Rosanna Warren


Rosanna Warren was the featured poet on Thursday night at the Luce Program in Scripture and Literary Arts at Boston University. Well known as a much-loved teacher and award-winning writer and translator (and the daughter of Robert Penn Warren), Rosanna cast a spell on me. Her work is carefully incised, with richly drawn streaks of imaginal flight.

She cycles in and out of many of the same themes that attract me as well. I wasn’t surprised to learn that she began her early adulthood as a painter rather than a poet. Her proclivities draw her to transcendence, to the earth, to the power of art and language to alter everything.

I was particularly moved by some of her most recent pieces. Three poems from a series called “Mistral” felt like a significant departure from her previous work and abandon the armature of a classical, more structured poetic approach. These poems have a mysterious and unnamed force coursing through a haunted hallowing of the past, so they are well named.

She also read several poems that were written about the recent death of her dear friend Deborah Tall, author of From Where We Stand and A Family of Strangers. This poem, dedicated to her friend, appeared in The New Yorker earlier this month.

A Kosmos

You lay in your last sleep, not-sleep,
head tilted stiffly to the right on the pillow
at a sharper angle than when you bent over poems,
year after year, and we plucked at each other’s lines,

as if now you considered some even starker question.
Your I.V. tubes were gone. Your arms were bruised.
A blue cloth cap enfolded your pale, bald head.
It was too late to give you the lavender shawl I’d imagined

more for my sake than for yours.
Your mouth was suddenly tender, the mouth of a girl.
You had come very far, to come here.
Never one not to look at things squarely,

now you looked inward. Who knows what you saw.
And when, weeks later, we gathered
again at the house to say those formal farewells,
I went up to your study looking for “Leaves of Grass”

and found, instead, your orderly desk, unused,
your manuscripts neatly stacked, the framed
photographs of your girls, and, like a private message
from Whitman, who saw things whole, the small

dried body of a mouse. A kosmos, he, too. He, too, luckier.

Publications by Rosanna Warren: Verse translation, Euripides, Suppliant Women (with Stephen Scully) (1995); poetry: Departure (2003), Stained Glass (1993), Each Leaf Shines Separate (1984), Snow Day (1981); ed., The Art of Translation: Voices from the Field (1989); “Sappho: Translation as Elegy,” in The Art of Translation; “La fontana e la pietra: Petrarca contemporaneo,” Studi e problemi di critica testuale (2006); “The Contradictory Classicist: the Poetry of Frank Bidart,” The Threepenny Review (2002); “Orpheus the Painter: Apollinaire and Robert Delaunay,” Criticism (1988); “Selected Prose of Gérard de Nerval” (Transl. with commentary), Georgia Review (1983).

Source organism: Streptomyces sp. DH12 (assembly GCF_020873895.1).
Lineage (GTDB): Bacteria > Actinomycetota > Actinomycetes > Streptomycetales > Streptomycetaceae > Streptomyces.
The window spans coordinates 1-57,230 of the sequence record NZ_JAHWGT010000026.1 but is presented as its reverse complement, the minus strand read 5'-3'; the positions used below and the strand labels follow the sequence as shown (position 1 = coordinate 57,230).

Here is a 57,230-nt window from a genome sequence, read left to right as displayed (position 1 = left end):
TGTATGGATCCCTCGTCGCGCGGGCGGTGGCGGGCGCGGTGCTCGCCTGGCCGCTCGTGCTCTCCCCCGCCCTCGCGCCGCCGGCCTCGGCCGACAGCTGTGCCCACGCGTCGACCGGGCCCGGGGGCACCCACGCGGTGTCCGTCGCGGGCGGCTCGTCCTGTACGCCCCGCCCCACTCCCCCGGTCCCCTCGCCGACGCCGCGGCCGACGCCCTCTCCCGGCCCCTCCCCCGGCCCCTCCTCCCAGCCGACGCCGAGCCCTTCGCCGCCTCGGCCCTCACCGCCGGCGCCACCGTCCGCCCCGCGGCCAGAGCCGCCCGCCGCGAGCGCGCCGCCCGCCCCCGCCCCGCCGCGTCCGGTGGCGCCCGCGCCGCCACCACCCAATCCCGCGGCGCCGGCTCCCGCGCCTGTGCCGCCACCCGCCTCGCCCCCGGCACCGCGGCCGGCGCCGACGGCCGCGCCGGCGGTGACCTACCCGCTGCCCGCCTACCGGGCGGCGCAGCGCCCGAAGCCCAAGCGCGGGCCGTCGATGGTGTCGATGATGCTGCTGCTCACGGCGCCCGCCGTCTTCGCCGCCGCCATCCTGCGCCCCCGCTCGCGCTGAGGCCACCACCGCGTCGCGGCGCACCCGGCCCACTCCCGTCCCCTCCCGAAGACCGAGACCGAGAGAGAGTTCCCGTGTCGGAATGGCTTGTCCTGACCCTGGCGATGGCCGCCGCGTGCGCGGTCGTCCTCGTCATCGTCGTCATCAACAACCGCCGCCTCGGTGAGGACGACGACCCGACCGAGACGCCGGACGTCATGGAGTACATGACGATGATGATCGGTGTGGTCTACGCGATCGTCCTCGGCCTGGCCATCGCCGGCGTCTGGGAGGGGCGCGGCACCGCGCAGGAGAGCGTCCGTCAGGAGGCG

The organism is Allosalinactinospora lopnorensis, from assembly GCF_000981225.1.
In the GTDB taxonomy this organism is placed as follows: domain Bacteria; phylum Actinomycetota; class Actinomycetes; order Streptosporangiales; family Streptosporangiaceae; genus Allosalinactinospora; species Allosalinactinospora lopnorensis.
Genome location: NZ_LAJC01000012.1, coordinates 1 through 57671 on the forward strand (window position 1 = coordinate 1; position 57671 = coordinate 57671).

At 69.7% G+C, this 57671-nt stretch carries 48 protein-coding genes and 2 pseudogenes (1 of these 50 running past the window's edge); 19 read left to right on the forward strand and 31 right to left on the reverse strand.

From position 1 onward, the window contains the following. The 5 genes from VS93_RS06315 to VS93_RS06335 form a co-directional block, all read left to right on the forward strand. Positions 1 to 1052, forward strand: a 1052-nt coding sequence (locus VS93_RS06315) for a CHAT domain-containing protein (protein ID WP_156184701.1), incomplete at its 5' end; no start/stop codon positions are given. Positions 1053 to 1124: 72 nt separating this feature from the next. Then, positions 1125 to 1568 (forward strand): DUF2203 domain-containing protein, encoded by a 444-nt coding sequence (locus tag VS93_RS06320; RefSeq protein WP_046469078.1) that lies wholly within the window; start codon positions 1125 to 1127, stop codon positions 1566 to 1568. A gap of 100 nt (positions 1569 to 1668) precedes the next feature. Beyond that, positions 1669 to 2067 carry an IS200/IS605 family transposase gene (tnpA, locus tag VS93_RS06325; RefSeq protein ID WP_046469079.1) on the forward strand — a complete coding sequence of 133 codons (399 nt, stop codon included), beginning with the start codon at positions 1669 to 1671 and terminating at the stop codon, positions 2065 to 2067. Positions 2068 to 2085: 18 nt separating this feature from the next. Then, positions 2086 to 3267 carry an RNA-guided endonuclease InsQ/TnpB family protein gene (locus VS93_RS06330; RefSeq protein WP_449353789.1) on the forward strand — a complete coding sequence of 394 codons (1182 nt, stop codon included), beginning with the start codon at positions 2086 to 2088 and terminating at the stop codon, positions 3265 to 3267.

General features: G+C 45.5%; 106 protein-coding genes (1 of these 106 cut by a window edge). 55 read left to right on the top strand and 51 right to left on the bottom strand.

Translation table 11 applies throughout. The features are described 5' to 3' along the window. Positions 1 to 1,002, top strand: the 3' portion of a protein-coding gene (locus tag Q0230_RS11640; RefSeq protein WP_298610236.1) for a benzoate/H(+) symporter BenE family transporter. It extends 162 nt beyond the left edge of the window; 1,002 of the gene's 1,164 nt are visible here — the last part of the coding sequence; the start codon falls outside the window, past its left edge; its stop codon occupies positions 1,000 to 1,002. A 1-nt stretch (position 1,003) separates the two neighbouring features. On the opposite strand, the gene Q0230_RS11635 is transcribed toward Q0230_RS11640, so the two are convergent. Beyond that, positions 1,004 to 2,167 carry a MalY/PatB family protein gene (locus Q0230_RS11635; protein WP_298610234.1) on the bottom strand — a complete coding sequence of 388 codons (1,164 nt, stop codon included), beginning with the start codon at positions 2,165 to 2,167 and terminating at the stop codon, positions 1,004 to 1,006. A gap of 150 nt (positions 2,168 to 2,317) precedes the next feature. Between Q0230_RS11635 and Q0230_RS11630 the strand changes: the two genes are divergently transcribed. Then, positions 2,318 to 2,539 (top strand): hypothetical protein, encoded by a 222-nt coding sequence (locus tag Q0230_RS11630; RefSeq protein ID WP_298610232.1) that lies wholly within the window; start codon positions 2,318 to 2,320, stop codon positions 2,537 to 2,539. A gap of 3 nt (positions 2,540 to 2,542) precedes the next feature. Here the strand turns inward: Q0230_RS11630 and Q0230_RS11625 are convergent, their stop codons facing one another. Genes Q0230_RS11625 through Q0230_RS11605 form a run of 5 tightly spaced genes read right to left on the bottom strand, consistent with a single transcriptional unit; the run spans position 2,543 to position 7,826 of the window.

4 Replies to “Rosanna Warren”

  1. Elatia Harris says:

    What a wonderful poem, reminding me of why I would rather not outlive my friends.

    Rosanna Warren’s mother, Eleanor Clark, was a marvelous writer, seldom read now because mid-century travel journalism lacks wide appeal. When it seems like long enough ago, she’ll be back with a vengeance. Meanwhile, anyone wanting to read her should pick “Rome, and a Villa” a long piece mainly on the Emperor Hadrian and his villa at Tivoli — read it and never get over it.

  2. Of course Elatia you would know of Eleanor and be able to offer up this delicious tidbit. I will check out EC’s writing. BTW most of the poems in Warren’s volume Departure are about the death of her mother. Thanks for this.

  3. to discover someone like Warren thanx to blogosphere ! thanx D.

  4. […] Leaves of Grass assertion notwithstanding (and Rosanna Warren’s touching elegy to her father, “A Kosmos”) of course intentionally referencing Robert Burns’s predated, displaced beastie (“To a […]

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